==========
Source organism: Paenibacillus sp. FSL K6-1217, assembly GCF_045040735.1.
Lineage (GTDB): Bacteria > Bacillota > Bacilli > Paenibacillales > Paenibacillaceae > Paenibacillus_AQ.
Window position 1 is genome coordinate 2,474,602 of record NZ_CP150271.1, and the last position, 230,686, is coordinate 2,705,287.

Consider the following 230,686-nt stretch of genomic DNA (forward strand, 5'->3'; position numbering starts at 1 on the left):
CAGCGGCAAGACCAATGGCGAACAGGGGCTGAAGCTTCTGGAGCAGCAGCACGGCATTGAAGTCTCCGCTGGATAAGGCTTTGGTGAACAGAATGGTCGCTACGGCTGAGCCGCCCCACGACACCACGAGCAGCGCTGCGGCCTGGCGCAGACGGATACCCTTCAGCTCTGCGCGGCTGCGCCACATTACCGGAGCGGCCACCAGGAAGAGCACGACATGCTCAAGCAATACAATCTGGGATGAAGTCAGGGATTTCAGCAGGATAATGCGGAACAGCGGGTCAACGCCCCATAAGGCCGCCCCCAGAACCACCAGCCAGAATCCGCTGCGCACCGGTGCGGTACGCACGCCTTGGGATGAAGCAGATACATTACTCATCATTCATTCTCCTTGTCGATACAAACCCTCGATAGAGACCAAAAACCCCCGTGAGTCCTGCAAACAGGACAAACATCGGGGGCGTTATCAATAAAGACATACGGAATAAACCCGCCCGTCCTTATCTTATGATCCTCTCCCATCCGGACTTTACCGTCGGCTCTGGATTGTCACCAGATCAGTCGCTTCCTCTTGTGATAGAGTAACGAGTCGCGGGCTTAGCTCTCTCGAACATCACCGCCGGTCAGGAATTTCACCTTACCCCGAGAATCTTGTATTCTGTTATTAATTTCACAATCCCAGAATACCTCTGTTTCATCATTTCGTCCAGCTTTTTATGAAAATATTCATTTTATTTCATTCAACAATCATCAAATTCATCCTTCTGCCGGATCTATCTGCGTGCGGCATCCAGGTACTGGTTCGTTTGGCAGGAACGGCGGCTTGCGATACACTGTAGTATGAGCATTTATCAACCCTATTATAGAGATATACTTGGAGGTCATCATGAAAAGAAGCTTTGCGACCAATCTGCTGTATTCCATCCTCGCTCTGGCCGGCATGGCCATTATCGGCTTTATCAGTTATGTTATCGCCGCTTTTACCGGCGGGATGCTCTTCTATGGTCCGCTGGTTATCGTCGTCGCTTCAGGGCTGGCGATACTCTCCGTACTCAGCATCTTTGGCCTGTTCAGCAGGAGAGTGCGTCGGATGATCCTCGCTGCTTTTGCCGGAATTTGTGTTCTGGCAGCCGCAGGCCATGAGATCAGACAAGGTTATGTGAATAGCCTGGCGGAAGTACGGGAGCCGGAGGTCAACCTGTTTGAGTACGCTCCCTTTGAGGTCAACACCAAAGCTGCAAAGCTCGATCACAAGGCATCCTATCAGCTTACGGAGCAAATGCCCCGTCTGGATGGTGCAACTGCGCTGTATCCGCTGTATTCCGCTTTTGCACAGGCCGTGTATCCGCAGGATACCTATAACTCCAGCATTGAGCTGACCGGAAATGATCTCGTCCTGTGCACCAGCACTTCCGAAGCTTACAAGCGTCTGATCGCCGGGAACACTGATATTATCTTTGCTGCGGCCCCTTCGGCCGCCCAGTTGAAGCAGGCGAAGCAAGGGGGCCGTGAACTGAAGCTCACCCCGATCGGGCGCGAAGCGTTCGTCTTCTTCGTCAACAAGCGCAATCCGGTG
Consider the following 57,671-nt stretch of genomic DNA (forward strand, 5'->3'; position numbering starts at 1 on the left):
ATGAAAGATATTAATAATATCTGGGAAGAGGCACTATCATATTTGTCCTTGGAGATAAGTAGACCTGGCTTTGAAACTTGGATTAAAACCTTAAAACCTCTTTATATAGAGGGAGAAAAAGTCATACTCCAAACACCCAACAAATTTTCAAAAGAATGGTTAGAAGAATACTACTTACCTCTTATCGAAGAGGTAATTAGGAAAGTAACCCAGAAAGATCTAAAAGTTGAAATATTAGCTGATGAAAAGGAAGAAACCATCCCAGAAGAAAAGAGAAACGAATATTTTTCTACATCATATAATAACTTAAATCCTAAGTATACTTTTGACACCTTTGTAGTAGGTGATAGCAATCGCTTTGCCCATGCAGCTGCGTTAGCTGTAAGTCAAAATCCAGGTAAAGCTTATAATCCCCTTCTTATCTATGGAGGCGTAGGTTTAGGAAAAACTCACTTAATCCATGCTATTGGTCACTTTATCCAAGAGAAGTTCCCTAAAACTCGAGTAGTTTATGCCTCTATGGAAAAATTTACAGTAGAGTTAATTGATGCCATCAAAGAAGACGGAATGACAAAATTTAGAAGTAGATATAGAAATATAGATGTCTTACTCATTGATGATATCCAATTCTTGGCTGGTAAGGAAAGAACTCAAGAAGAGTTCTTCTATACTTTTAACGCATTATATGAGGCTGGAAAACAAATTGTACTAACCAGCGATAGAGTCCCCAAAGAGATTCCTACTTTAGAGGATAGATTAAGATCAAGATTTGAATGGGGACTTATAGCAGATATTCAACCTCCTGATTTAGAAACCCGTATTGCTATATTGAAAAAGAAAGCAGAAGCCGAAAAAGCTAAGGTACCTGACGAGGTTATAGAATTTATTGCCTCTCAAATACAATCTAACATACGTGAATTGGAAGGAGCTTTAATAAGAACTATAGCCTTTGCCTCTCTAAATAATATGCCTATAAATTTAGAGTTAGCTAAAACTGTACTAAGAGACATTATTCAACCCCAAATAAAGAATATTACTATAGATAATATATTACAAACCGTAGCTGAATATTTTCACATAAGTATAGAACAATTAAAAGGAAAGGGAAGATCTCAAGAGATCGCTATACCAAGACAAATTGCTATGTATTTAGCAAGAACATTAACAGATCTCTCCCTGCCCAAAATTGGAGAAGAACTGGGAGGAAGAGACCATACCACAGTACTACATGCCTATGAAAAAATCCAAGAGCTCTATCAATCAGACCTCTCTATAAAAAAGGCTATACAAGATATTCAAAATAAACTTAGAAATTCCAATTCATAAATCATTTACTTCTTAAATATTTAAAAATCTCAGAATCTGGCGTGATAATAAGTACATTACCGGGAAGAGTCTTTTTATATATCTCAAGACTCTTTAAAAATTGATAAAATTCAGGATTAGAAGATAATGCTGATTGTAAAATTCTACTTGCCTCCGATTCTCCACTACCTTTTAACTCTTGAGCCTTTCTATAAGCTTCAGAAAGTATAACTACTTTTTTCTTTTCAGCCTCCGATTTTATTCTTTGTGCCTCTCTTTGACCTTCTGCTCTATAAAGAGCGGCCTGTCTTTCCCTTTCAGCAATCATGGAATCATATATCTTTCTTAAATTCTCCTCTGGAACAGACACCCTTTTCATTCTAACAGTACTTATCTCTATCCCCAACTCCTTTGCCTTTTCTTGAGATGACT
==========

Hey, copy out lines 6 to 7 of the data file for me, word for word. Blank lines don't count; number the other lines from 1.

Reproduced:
Consider the following 57,671-nt stretch of genomic DNA (forward strand, 5'->3'; position numbering starts at 1 on the left):
ATGAAAGATATTAATAATATCTGGGAAGAGGCACTATCATATTTGTCCTTGGAGATAAGTAGACCTGGCTTTGAAACTTGGATTAAAACCTTAAAACCTCTTTATATAGAGGGAGAAAAAGTCATACTCCAAACACCCAACAAATTTTCAAAAGAATGGTTAGAAGAATACTACTTACCTCTTATCGAAGAGGTAATTAGGAAAGTAACCCAGAAAGATCTAAAAGTTGAAATATTAGCTGATGAAAAGGAAGAAACCATCCCAGAAGAAAAGAGAAACGAATATTTTTCTACATCATATAATAACTTAAATCCTAAGTATACTTTTGACACCTTTGTAGTAGGTGATAGCAATCGCTTTGCCCATGCAGCTGCGTTAGCTGTAAGTCAAAATCCAGGTAAAGCTTATAATCCCCTTCTTATCTATGGAGGCGTAGGTTTAGGAAAAACTCACTTAATCCATGCTATTGGTCACTTTATCCAAGAGAAGTTCCCTAAAACTCGAGTAGTTTATGCCTCTATGGAAAAATTTACAGTAGAGTTAATTGATGCCATCAAAGAAGACGGAATGACAAAATTTAGAAGTAGATATAGAAATATAGATGTCTTACTCATTGATGATATCCAATTCTTGGCTGGTAAGGAAAGAACTCAAGAAGAGTTCTTCTATACTTTTAACGCATTATATGAGGCTGGAAAACAAATTGTACTAACCAGCGATAGAGTCCCCAAAGAGATTCCTACTTTAGAGGATAGATTAAGATCAAGATTTGAATGGGGACTTATAGCAGATATTCAACCTCCTGATTTAGAAACCCGTATTGCTATATTGAAAAAGAAAGCAGAAGCCGAAAAAGCTAAGGTACCTGACGAGGTTATAGAATTTATTGCCTCTCAAATACAATCTAACATACGTGAATTGGAAGGAGCTTTAATAAGAACTATAGCCTTTGCCTCTCTAAATAATATGCCTATAAATTTAGAGTTAGCTAAAACTGTACTAAGAGACATTATTCAACCCCAAATAAAGAATATTACTATAGATAATATATTACAAACCGTAGCTGAATATTTTCACATAAGTATAGAACAATTAAAAGGAAAGGGAAGATCTCAAGAGATCGCTATACCAAGACAAATTGCTATGTATTTAGCAAGAACATTAACAGATCTCTCCCTGCCCAAAATTGGAGAAGAACTGGGAGGAAGAGACCATACCACAGTACTACATGCCTATGAAAAAATCCAAGAGCTCTATCAATCAGACCTCTCTATAAAAAAGGCTATACAAGATATTCAAAATAAACTTAGAAATTCCAATTCATAAATCATTTACTTCTTAAATATTTAAAAATCTCAGAATCTGGCGTGATAATAAGTACATTACCGGGAAGAGTCTTTTTATATATCTCAAGACTCTTTAAAAATTGATAAAATTCAGGATTAGAAGATAATGCTGATTGTAAAATTCTACTTGCCTCCGATTCTCCACTACCTTTTAACTCTTGAGCCTTTCTATAAGCTTCAGAAAGTATAACTACTTTTTTCTTTTCAGCCTCCGATTTTATTCTTTGTGCCTCTCTTTGACCTTCTGCTCTATAAAGAGCGGCCTGTCTTTCCCTTTCAGCAATCATGGAATCATATATCTTTCTTAAATTCTCCTCTGGAACAGACACCCTTTTCATTCTAACAGTACTTATCTCTATCCCCAACTCCTTTGCCTTTTCTTGAGATGACT